Mj aaaa Strrat, Hooololn, IL L lift
I t. TOKBKKT.
DEALER rs LUMBER AND EVERY KIND OP
IS Onto-Oaraer Qaafn ad Frft tnrtu. Ir6
IIOLL.CS .V CO.,
SHI? CHANDLERS & COMMISSION MERCHANTS
Qvara runt, HaaatalB. rartmlar attention paid to the
poreaaaa aad aala f UavaHaa FTodoca.
ursxs ST mutuiMs rt
B C VaaaraMUl Eaj.
rCaU a Coote.
Co2sitiion Xertsat aad General Agent,
InrrwrtrT f Teas aad other Chlaeae and Foreign Coodi,
Waateaale IwaVr ia- IlaaaHaa Frodncc and A cent for the
Tmkia aad AnaBata fecar Flaatatloaa. Fire-pro.f
ftoreaa N'aaaaa Street, below King. Zl-lro
LICENSED SHIPPING AGENT,
0n ea 3atf Eatininn & Co'f Whirl.
Can tin Bee tbe pttiiaeaf oa hi, old plan of aettling aith
afieera aad aeamia iamediatelr on their ehirpinc at hit
Saca. Hari&ftBO direct or ladirect connection with aa f ont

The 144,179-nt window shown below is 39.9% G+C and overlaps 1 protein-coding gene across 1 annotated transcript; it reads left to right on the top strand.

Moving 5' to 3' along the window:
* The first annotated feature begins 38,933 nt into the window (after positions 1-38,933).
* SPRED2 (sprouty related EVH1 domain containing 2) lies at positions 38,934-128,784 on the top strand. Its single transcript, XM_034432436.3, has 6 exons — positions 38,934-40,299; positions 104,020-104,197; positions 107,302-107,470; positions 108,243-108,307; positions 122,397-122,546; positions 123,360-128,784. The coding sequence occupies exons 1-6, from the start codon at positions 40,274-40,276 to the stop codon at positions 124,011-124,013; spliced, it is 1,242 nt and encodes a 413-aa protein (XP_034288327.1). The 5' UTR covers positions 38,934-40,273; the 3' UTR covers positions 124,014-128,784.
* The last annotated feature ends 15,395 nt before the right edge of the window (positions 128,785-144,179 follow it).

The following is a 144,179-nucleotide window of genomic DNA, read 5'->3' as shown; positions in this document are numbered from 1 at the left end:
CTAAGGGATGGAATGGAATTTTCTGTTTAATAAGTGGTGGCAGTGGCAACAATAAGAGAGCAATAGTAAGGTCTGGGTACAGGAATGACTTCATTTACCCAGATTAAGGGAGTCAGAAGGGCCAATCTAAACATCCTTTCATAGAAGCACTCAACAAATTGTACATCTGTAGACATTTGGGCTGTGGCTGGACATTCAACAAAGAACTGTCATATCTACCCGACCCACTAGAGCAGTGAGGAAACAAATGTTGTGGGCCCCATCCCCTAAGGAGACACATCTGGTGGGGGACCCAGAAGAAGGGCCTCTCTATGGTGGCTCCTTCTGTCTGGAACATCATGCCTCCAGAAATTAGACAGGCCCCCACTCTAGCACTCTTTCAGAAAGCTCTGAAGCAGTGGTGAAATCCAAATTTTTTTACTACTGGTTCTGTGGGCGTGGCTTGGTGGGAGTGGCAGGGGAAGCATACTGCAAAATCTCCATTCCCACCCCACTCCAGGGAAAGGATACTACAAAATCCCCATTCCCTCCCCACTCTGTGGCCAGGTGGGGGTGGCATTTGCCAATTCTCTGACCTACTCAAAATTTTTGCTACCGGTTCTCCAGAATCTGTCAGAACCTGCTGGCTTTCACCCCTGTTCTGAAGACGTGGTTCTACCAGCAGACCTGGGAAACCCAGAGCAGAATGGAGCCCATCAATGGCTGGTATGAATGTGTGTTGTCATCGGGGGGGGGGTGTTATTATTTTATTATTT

attireataheiahmest, and allowing no debt to be collected
ta alacGca, be bepea tocjra mm good titiiftctloa in the tu-
j. s. mcKsorv,
House, Ship and Sign Fainter,
Xo. 76 Port Street.
mm . , Grainfof:. MarbliDp Ofldinp, OalMniafoc, Parer-a-'jjwencing.
rc. , Jtc eiecnleden tbetbartett notice,
OSa9na ,ta the twt reaonaMe term. StSm
Comer of Ilntrl and Fort Strccta.
rpilE CHOICEST AND I1EST OF ALES. WINES
jl anu f ptiiu aiwaja to oe louna at me liar. rIvO
if Office, Cor. Fort t Hotel Street.
K. C. CnaLLAVEU ' m X. A. BLEHE.
. t . CIIAI.I.AII-.I. A; CO.,
IMPORTERS AND DEALEES IN WINES,
Spfflta, Ale. Xc, Xa S, Xnuann Street, opposite Merchant
Street. Ilaoolula. 12-1)6
a. s. ci.i:oiion.,
WHOLESALE AND RETAIL DEALER IN
Fire-praof Store, earner of Qoeen and Kaahumann Streets.
rtetaH vjHta(tibnienU. on unann Street, and on the corner
l Fart aad llolrl Street,. 1-16
a. a. r. CAXrxa
c. ieiii:ivi:i at co.,
HONOLULU, ii. I.
AGESTS Or tile Uo,ton ami Honolulu Packet
AC5EYTS For the Maker, IVnllnku and liana
ACEXTSFor the Punliasranil Sale of Inlni.rt
B. r. EULERS. A. JAEGER.
ii. r. i:niYi:its & co..
DEALEES IN DEY GOODS AND GENERAL
Fire-pronfStore on Fort Street, above Odd Fdlowf Halt. 17-ljr